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Who Invented Braille

Braille is the main method blind people use to both read and write. The Braille system is an ingenious method of communication for blind people all around the world. This article will tell you who invented Braille, discover how Braille works and give four interesting facts about Braille.

Braille was invented by a man named Louis Braille and, hence, the name Braille. The system is based on a communication method developed by Charles Barbier. Barbier created the system for the military as Napoleon wanted a code that soldiers could use to communicate silently, without light and very covertly. The military rejected the code as they found it too complex to learn and use. In 1821 Barbier visited the National Institute for the Blind and found Loius Braille. Braille identified the problems with Barbier’s code and modified it to make it easy for communication for blind people. Now, 187 years later, Braille is still the primary form of reading and writing for those who are blind.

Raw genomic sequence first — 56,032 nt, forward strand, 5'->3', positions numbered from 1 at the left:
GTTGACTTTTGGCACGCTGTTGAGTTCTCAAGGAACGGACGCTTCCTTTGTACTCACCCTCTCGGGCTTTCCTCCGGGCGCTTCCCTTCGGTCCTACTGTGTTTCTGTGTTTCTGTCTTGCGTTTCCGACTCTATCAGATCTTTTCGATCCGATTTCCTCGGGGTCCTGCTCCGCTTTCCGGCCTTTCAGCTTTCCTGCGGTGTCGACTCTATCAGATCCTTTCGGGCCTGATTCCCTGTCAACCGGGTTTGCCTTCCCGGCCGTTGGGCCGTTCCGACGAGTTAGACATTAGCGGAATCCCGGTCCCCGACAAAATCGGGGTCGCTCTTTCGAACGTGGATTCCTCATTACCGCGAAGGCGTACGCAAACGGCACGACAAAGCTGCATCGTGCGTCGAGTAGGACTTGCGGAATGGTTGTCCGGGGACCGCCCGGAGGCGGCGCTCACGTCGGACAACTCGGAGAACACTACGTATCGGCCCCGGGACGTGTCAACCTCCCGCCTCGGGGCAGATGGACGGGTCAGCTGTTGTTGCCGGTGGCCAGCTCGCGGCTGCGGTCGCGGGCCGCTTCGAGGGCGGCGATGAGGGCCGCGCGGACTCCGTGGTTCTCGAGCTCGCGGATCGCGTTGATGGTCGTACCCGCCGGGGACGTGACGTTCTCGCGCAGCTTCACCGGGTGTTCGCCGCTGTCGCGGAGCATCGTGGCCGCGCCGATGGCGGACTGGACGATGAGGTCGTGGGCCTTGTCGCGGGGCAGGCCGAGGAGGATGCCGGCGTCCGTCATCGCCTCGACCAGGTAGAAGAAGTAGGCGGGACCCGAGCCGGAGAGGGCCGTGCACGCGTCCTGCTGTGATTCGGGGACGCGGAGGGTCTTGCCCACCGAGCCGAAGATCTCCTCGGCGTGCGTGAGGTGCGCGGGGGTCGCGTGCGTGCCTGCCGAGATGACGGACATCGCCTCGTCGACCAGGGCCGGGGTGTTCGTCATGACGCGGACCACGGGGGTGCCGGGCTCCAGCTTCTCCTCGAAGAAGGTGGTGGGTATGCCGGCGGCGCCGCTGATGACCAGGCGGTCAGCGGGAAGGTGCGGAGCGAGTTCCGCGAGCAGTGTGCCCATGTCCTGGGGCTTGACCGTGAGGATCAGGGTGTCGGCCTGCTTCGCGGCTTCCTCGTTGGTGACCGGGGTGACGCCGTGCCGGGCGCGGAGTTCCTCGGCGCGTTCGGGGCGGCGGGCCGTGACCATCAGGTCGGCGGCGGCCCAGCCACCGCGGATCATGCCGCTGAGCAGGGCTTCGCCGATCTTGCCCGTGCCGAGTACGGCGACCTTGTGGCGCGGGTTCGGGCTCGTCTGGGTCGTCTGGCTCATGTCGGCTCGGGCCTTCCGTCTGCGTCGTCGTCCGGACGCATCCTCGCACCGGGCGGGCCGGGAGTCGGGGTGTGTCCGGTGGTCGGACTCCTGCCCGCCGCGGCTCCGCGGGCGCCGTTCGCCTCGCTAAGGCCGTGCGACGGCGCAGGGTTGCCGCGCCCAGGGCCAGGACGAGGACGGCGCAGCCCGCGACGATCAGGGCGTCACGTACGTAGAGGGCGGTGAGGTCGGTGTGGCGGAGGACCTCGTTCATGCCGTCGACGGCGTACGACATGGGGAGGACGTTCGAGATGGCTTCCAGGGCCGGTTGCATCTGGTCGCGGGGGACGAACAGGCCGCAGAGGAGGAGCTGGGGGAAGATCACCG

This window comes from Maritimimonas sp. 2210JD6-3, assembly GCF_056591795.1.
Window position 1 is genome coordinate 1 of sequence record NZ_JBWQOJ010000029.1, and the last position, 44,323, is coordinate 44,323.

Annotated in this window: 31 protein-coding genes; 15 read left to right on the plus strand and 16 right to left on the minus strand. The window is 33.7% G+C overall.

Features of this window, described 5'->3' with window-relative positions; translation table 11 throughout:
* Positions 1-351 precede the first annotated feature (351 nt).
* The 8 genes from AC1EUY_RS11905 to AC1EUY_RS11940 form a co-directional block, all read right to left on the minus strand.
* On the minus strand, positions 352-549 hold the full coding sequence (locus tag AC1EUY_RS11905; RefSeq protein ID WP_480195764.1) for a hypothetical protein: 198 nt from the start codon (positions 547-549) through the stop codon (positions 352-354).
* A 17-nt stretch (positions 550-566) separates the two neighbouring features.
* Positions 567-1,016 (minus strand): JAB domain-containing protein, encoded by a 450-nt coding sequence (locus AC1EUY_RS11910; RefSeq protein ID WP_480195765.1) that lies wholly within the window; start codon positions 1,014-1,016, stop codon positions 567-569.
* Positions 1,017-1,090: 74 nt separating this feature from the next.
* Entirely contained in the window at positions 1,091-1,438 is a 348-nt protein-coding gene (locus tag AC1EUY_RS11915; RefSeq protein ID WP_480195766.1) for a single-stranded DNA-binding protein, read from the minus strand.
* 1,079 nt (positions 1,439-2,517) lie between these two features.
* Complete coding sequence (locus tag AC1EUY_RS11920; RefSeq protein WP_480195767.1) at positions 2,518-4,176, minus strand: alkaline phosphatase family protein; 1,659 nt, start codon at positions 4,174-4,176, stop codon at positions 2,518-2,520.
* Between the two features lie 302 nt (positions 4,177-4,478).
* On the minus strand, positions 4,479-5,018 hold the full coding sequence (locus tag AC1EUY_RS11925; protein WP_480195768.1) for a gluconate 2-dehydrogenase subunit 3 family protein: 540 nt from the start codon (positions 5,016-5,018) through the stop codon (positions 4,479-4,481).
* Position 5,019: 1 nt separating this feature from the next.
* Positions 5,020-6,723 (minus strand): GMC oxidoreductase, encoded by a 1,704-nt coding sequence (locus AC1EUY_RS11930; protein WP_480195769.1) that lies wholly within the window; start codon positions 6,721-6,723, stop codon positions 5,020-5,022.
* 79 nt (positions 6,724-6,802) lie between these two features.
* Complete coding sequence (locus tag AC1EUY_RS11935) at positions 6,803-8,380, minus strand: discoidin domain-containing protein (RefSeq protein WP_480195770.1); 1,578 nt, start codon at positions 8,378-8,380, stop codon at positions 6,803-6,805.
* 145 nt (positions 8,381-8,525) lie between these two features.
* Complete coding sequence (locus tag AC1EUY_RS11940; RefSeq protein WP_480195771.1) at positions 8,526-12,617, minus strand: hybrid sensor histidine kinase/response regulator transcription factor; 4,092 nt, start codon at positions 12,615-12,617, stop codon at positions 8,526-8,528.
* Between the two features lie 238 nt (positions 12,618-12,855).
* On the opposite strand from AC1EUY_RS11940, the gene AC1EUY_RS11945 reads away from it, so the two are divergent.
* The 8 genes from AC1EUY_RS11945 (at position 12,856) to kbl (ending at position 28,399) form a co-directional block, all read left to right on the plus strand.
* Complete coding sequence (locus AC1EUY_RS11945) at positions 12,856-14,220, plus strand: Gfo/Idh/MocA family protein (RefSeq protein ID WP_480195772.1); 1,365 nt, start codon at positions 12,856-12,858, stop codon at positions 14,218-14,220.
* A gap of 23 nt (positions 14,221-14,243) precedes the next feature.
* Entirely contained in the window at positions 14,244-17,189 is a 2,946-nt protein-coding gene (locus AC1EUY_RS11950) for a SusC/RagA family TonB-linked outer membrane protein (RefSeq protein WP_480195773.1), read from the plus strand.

Now that you know who invented Braille, let’s look at the very basics of how Braille works. Like any language, Braille is based on characters. Each of these characters in Braille is based on a cell with six dots, two horizontally and three vertically making a rectangular shape. The number of dots in each character and their position on the cell tell the reader what letter (or number or other symbol such as apostrophes) the character is. There are 64 possible characters that could be represented by this simple Braille cell. This allows Braille to be used by people who speak a variety of different languages. So that is the very basics of the Braille system. Now for four amazing facts about Braille.

Fact 1: Today, Grade 2 Braille is commonly used. This uses contractions to shorten common words. This quickens reading time and also saves space!

Fact 2: There are also Braille codes to represent mathematics and music.

Fact 3: Braille may soon become a thing of the past. Many young blind people are now using electronic text on computers.

Fact 4: Mexican bank notes have special symbols which make them recognisable to the visually impaired. They do not use standard Braille but each note has its own special symbol.

There you have it. I hope you enjoyed learning who invented Braille, the basics of how it works and four fascinating facts about Braille.

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